Rome: Djokovic d. Monaco
In the Eternal City, Novak Djokovic weathered a heavy onslaught from world No. 15 Juan Monaco before dispatching the fiery Argentine in three arduous sets, 4-6, 6-2, 6-3. Playing with winds gusting the red clay into swirls, Monaco's searing forehand drives had Djokovic smashing two racquet frames in frustration and looking like his clay-court preparation for Roland Garros might be cut short. But as is so often the case in a match in which Djokovic looks like he might be beaten, he rallied with determined stubbornness and stopped the 28-year-old short of the finish line.
Monaco, who has won all five of his ATP titles on clay, but has only twice in his 11-year career ventured past the second round at Roland Garros, bludgeoned Djokovic in the first set with dynamic forehands. The ultra-fit righty stood toe-to-toe with the world No. 1 and broke down his backhand with searing drives. Djokovic committed 14 unforced errors on the backhand side alone in the first set, and was the player doing most of the running. But Djokovic is a dangerous player even while down. He quickly righted his game, showed more resolve and grit in the longer rallies as his backhand began to find its marks, and he made the last two sets look routine against a very game opponent.
At times in the first set, Monaco looked like he was toying with Djokovic. The man from Tandil, also home to Juan Martin Del Potro and other Argentine tennis greats, hit a backhand drop shot, and when Djokovic motored into the net to retrieve it and send it back up the line, Monaco easily sizzled a passing shot by him cross-court. Like a middle-weight boxer always on his toes, Monaco kept coming at the Serb. An inside-out forehand led to an easy backhand put-away volley. Monaco broke Djokovic to go up 4-2 with a forehand drop shot that the fleet-footed top seed poked into the net with his backhand. The last game of the first set went to three deuces, but Monaco prevailed when a Djokovic slice backhand sailed long. Monaco had captured his first-ever set against Djokovic.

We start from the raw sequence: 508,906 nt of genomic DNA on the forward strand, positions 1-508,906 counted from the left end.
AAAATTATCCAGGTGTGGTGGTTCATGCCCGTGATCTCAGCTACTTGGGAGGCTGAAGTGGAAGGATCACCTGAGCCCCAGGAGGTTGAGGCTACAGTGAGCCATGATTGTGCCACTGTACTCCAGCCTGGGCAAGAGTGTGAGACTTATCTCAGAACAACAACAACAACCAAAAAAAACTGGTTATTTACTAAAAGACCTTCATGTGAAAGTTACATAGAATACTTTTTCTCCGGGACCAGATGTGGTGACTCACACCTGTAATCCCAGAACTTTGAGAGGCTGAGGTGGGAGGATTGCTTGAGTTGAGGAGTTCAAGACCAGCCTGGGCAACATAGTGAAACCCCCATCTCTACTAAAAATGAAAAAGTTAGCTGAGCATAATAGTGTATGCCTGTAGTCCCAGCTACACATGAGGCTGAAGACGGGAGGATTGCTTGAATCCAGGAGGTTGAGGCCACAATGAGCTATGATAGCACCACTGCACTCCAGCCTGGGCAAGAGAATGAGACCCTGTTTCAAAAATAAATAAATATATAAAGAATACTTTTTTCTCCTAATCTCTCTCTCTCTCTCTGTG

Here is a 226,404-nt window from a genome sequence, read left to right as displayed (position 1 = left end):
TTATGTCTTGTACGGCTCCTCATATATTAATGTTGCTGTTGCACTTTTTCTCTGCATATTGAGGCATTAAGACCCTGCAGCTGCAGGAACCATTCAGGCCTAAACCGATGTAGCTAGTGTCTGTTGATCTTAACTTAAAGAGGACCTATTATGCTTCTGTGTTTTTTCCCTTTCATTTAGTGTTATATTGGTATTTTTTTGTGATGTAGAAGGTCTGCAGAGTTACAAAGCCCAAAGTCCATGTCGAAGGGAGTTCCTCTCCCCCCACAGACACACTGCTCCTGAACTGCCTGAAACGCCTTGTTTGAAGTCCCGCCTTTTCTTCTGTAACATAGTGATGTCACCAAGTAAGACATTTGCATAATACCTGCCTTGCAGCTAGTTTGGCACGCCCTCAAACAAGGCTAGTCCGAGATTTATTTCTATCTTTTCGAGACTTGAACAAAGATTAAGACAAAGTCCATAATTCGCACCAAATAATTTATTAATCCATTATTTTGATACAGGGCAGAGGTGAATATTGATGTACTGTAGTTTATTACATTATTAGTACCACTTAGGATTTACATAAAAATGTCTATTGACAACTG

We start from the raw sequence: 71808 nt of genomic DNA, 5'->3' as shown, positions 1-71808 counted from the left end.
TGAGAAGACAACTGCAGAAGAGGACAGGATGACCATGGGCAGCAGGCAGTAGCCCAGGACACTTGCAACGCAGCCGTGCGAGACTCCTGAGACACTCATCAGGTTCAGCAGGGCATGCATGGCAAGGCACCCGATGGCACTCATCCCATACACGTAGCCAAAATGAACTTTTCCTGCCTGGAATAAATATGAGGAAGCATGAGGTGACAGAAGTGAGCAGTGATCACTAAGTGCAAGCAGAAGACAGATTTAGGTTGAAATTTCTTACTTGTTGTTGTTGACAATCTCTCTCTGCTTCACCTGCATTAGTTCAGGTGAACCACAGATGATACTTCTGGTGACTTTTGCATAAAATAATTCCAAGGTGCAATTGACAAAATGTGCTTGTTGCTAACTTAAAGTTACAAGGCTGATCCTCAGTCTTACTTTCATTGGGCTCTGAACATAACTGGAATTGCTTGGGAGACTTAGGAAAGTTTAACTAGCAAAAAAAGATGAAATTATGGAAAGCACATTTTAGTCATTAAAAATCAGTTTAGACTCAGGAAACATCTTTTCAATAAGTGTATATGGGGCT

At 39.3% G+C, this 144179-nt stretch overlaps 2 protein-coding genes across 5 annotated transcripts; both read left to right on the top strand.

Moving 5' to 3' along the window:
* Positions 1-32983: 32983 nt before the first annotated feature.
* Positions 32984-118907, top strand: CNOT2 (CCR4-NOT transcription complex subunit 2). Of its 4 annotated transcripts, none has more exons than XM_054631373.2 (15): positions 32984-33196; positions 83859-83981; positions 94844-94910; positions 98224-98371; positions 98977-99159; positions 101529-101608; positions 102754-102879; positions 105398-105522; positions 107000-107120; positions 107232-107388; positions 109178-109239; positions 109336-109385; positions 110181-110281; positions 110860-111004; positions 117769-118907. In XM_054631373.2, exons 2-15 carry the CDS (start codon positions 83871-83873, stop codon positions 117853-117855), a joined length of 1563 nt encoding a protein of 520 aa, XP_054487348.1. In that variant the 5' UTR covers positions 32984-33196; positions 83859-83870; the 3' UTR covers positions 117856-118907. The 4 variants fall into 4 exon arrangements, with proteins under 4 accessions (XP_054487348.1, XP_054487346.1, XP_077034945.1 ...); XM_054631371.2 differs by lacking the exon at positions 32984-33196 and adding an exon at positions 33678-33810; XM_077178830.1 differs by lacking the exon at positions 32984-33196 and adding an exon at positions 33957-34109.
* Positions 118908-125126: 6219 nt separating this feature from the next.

Monaco appeared to believe that victory was possible, no small task against Djokovic. He had lost all five previous matches to Djokovic, but none had been played on clay. He even led Djokovic by a break in set two. But seemingly out of nowhere, in the fifth game, Monaco was broken, and the floodgates opened. Djokovic proceeded to break Monaco twice more in the set and win 21 out of 26 points to close the second set with ease.
Monaco's belief and quick footwork returned in the third set, which he evened by holding at love for 3-3. His forehand was booming again, but Djokovic, one of the game's great deflectors of power, turned the tide on Monaco once more. At 3-4, with Monaco serving, the Serb refused to miss during a long rally on break point, and a Monaco backhand drifted wide into the alley. Djokovic quickly proceeded to hold serve, moving into the quarters, where he will play the winner of the Del Potro-Jo-Wilfried Tsonga match. Djokovic and del Potro have not played since del Potro beat Djokovic (his only match win against the Serb in five tries) via retirement in Davis Cup last September.
Dan Markowitz is writing the book, "Chasing the GOAT: Roger, Rafa, Nole & The Golden Slam Year of 2012."